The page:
“All F-35 jets in the sky and on the ground are members of a huge automated logistics support system. The serial number, offline time, use time, upgrade and maintenance status of all parts of each aircraft are in Lockheed’s database …

“Lockheed not only provides remote technical support, but also remotely monitors the use of any aircraft, including its mechanical status, route, mounting and manoeuvring. The same system also manages the maintenance and flight crew, not only their qualifications and regular assessments, but also their promotions.

“Personnel who have not had their qualifications approved by Lockheed are not allowed to connect to the network or log in, so they cannot do overhauls and maintenance. Lockheed can remotely lock any F-35 in the world …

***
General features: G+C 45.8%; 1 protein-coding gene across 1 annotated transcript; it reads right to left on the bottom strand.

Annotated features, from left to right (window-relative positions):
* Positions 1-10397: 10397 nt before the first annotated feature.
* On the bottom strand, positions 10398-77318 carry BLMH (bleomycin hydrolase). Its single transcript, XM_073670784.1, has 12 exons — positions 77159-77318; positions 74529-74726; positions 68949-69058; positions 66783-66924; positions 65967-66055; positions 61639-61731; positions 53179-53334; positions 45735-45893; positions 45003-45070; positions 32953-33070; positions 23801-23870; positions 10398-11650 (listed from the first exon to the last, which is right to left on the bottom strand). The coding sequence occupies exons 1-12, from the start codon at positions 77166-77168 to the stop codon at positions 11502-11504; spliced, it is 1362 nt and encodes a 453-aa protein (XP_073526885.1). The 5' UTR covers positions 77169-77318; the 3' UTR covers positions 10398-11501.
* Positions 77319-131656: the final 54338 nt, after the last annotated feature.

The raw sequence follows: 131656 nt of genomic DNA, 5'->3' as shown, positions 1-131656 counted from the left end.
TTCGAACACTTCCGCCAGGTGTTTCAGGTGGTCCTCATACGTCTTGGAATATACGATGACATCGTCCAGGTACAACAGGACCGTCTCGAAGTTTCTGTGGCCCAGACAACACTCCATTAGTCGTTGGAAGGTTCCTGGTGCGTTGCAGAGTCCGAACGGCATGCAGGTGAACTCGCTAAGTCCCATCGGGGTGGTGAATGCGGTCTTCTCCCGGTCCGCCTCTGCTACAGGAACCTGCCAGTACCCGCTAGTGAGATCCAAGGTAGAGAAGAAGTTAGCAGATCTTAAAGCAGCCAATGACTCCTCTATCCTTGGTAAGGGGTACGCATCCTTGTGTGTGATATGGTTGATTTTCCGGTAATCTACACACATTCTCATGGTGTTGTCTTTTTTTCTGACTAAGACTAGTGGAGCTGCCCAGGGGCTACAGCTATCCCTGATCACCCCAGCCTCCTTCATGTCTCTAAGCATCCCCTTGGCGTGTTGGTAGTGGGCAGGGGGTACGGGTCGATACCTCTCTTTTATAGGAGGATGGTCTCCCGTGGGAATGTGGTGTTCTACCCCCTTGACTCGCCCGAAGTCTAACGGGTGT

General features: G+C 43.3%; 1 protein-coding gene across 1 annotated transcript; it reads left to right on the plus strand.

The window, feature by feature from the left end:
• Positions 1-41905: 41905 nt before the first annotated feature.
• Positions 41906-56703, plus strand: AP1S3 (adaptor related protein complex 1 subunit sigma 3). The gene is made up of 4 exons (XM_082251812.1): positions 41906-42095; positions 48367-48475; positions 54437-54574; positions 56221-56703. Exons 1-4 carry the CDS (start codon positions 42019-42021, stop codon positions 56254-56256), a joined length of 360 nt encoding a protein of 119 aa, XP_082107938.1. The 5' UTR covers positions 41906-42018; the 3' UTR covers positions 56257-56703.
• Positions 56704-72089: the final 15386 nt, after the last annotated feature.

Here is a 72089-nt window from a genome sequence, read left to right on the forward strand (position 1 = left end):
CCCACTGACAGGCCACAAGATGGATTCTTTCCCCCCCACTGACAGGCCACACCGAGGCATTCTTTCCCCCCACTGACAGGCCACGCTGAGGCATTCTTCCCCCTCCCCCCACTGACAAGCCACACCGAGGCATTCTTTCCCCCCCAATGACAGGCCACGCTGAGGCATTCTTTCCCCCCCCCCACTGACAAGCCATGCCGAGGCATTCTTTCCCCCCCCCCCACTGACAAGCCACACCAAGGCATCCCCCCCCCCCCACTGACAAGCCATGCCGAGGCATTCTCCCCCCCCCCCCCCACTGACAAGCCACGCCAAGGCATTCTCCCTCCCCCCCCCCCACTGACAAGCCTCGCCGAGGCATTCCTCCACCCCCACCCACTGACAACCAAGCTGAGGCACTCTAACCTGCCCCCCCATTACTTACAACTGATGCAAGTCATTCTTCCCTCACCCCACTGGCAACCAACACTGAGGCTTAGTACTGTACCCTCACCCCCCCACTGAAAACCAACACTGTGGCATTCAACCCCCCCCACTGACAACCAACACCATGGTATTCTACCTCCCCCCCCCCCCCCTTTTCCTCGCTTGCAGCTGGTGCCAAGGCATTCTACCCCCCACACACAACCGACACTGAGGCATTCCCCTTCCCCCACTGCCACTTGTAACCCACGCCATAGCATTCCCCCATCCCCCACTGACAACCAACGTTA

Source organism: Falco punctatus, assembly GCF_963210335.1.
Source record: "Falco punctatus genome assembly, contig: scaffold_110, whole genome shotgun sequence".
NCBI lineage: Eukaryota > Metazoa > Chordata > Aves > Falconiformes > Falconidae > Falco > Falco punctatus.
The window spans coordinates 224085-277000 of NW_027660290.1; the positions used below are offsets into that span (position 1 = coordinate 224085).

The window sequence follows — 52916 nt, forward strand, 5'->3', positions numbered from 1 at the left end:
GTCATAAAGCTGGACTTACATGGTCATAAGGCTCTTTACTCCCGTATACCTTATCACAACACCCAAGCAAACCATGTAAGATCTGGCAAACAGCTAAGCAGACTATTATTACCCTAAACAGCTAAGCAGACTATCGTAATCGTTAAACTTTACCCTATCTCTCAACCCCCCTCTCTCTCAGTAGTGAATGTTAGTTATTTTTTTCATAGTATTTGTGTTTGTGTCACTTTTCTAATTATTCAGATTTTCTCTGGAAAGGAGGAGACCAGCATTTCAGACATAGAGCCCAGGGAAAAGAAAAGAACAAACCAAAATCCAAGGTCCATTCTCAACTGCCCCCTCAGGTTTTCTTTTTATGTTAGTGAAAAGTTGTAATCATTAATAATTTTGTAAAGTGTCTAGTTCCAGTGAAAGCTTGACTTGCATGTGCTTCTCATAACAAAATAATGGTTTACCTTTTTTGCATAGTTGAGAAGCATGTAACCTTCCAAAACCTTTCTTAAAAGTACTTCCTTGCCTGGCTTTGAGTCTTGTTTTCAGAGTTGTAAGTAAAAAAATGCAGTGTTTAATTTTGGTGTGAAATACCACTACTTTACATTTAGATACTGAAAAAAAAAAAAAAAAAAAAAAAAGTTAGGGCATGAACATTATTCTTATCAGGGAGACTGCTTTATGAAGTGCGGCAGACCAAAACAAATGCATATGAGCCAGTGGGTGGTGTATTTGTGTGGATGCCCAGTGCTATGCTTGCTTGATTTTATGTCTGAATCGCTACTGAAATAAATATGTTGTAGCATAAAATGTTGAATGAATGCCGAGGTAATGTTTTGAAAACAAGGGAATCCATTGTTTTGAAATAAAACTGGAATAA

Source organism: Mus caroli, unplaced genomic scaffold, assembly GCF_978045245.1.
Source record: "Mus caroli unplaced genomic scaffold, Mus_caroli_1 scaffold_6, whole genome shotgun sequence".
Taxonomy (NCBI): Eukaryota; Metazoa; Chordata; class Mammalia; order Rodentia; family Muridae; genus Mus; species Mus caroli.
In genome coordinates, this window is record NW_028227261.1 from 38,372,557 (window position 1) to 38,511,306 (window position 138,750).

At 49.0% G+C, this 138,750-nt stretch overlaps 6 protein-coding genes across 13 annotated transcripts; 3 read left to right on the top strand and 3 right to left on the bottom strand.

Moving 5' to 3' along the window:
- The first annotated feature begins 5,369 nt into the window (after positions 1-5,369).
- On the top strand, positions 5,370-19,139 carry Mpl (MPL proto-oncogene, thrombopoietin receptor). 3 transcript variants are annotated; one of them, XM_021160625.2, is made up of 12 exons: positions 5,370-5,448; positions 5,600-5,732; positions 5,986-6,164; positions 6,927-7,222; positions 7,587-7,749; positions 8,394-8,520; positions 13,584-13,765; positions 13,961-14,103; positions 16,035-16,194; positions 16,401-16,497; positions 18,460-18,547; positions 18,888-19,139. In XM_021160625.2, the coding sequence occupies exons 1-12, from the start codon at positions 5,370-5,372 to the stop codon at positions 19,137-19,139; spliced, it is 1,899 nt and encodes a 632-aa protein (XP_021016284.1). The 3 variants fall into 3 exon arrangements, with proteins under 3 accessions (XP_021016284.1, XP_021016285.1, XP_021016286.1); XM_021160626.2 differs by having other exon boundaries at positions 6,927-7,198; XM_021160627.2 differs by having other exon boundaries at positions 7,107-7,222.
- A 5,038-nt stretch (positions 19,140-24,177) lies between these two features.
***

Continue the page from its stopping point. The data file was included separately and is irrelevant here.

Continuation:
“This is a double-edged sword for any user. On the one hand, the maintenance efficiency and quality, as well as the fleet dispatch rate, have been greatly improved. On the other hand, all users face a national security risk.

“In theory, Lockheed can monitor the US air force. In practice, Lockheed and the US air force work closely together. The US maintains full-time monitoring of any country that uses F-35s. However, other countries cannot look at the operations of the US air force.” (Justice served for China as UAE scraps F-35 deal by Chen Feng, Asia Times, 28 December 2021)

So as the paranoid sinophobes continue their fruitless search for non-existent ‘back doors’ in Huawei’s 5G technology, supposedly designed to facilitate all manner of Chinese skulduggery, outside in plain view on the front lawn sits the real Trojan horse, bought and paid for.